Archived Story

Americans are ambivalent toward science

Published 10:50am Saturday, October 13, 2012

Column: Notes from Home

A scientist on TV describes something she believes is happening to the Earth. She’s got this theory that big plates of rock slide around deep underground. She claims that when the edges of these plates rub up against each other, they cause earthquakes.

The thing is, she’s got no real evidence. She says geologists and other scientists have all these numbers and measurements, but she can’t prove that these plates are really there.

Anyway, there’s this other scientist (a biologist who wrote a book about it so he’s definitely legit), and he says that she is just an alarmist. He says there’s no such thing as giant plates of rock sliding around underground. Plus the shouting guy on the radio and the god-fearing politician we sent to Washington say it’s just a theory, so we don’t have to pay any attention to it.

Giant plates of rock moving around deep underground? Ridiculous, right? Only I’m describing the theory of tectonic plates. It’s a theory that helps us better understand the structure of earth’s crust, how continents move over time and why earthquakes and volcanoes cluster in specific areas.

This belief about Earth was first taken seriously in the middle of the twentieth century, just before I was born, actually. Geologists still have no absolute proof — direct evidence — that these tectonic plates exist. It’s all inferred through observations we make of continental drift, core samples and high tech scans.

If that theory were being discussed and publicized today, however, what would keep the reaction from non-scientists in the media and in Congress from looking and sounding a lot like how I started this story? Plate tectonics is just a “theory” after all, and recently, journalists and politicians, as well as others, have been making a lot of noise about how weak scientific “theories” are. They claim we can’t possibly believe they are true because there are skeptics out there who don’t believe them.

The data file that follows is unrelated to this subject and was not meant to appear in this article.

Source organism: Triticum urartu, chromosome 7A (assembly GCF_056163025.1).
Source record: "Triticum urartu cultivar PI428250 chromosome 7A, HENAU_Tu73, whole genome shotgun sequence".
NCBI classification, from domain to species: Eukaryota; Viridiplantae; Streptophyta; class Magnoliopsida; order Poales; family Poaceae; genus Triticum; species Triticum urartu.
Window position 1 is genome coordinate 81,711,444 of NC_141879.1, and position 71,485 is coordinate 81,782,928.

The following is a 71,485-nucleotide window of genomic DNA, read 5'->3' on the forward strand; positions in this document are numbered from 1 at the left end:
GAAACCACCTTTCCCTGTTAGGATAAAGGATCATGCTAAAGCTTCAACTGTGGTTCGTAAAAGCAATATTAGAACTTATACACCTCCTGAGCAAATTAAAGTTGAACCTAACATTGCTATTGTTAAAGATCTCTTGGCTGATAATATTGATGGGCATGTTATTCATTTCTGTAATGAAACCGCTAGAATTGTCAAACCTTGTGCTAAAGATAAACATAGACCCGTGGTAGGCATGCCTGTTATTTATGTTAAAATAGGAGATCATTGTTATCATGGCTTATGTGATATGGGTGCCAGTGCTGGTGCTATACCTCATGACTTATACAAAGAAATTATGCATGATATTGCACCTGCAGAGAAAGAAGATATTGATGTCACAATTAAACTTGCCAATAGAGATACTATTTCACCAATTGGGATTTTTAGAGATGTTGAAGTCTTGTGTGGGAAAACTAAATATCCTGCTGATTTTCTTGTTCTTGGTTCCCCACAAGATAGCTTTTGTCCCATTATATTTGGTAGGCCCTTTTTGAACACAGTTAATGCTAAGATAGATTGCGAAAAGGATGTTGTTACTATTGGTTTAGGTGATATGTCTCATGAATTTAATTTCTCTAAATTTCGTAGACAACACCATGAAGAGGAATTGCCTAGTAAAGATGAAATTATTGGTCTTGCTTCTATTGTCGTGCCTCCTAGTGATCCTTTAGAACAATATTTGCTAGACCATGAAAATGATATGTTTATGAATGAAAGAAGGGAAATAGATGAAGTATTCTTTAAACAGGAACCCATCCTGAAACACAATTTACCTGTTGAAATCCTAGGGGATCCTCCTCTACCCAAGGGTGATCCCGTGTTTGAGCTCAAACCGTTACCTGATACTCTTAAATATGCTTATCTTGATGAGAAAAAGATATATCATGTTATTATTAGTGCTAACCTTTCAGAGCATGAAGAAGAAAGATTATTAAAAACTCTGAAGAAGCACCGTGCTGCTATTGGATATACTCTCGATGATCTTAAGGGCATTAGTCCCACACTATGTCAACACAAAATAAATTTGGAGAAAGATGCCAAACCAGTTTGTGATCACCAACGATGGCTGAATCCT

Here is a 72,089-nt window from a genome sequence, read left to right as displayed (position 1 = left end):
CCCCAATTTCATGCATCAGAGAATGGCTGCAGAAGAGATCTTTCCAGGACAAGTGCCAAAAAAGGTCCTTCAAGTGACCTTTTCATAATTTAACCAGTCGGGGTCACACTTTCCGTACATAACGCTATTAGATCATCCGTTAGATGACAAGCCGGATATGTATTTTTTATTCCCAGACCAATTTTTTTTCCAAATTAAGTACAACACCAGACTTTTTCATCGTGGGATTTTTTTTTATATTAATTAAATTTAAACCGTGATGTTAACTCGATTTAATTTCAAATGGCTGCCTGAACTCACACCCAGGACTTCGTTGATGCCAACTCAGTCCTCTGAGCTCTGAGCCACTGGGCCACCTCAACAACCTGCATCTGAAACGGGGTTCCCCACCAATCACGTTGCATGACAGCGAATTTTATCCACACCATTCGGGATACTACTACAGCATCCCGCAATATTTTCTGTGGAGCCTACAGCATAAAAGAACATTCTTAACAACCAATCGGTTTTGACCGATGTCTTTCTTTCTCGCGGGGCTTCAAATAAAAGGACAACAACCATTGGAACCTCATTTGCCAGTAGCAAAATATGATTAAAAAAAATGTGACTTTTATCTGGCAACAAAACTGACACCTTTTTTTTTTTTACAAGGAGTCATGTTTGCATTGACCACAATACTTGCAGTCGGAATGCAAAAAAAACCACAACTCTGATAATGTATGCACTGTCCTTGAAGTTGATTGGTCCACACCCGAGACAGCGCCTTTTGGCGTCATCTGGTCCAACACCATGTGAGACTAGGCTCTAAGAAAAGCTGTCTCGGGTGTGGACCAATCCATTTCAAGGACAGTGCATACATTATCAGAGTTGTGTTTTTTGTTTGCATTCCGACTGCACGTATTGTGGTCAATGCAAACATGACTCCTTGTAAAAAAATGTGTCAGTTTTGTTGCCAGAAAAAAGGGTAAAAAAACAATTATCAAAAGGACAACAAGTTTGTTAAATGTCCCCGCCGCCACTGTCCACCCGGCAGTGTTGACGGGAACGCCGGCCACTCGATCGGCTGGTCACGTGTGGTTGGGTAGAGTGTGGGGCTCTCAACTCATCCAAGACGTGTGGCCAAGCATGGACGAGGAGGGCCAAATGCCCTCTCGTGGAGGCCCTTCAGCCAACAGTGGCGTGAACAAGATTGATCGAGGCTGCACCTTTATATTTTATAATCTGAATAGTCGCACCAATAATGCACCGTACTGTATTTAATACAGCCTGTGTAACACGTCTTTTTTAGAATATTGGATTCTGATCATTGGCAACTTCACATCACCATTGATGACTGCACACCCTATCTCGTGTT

Are there are arguments about plate tectonics? Yes, certainly there are arguments, because arguing with each other is how scientists come up with all kinds of theories, including gravity, thermodynamics and quantum mechanics. In fact there are arguments about the theories that make possible mobile phones and microwave ovens.

Theories are beliefs about reality that give us direction as we explore our world. Theories provide answers that make sense. How do I know that? Well, last time I checked, my mobile and microwave could do what they’re supposed to do.

Some theories can be so authoritative — like gravity or thermodynamics — we start calling them “laws” or “principles” as we talk about them, but they’re all still theories. Bring up climate change or evolution, however, and all of sudden “theory” becomes weak, wimpy and worthless. Then what we prefer to believe becomes “knowledge” that trumps any kind of evidence anyone might offer.

Americans are ambivalent — perhaps even schizophrenic — when it comes to science. We claim to want our children to get good grades in science and math. Then we talk about scientific findings as if they’re part of a conspiracy to destroy our faith.

Part of the reason for ambivalence lies in how so many of us have been taught to treat the Bible as a science book; even people who aren’t all that religious still think of the Bible that way. Mostly, though, many Americans are scientific schizophrenics because they do not understand or will not accept how inferences, hypotheses and theories function in scientific research.

The worst part of America’s ambivalence with science appears in our politics. Regardless of right or left, ideology guides what is believed about scientific truths. Internal combustion is desirable, so we’ll believe in thermodynamics. But agreeing that human activity is increasing C02 levels and changing earth’s climate? Accepting that life evolves over time? We’ll ignore information that makes us uncomfortable and mock those who believe it’s true.

In American politics, climate change and evolution are just theories.


David Rask Behling teaches at Waldorf College in Forest City, Iowa, and lives with his wife and children in Albert Lea.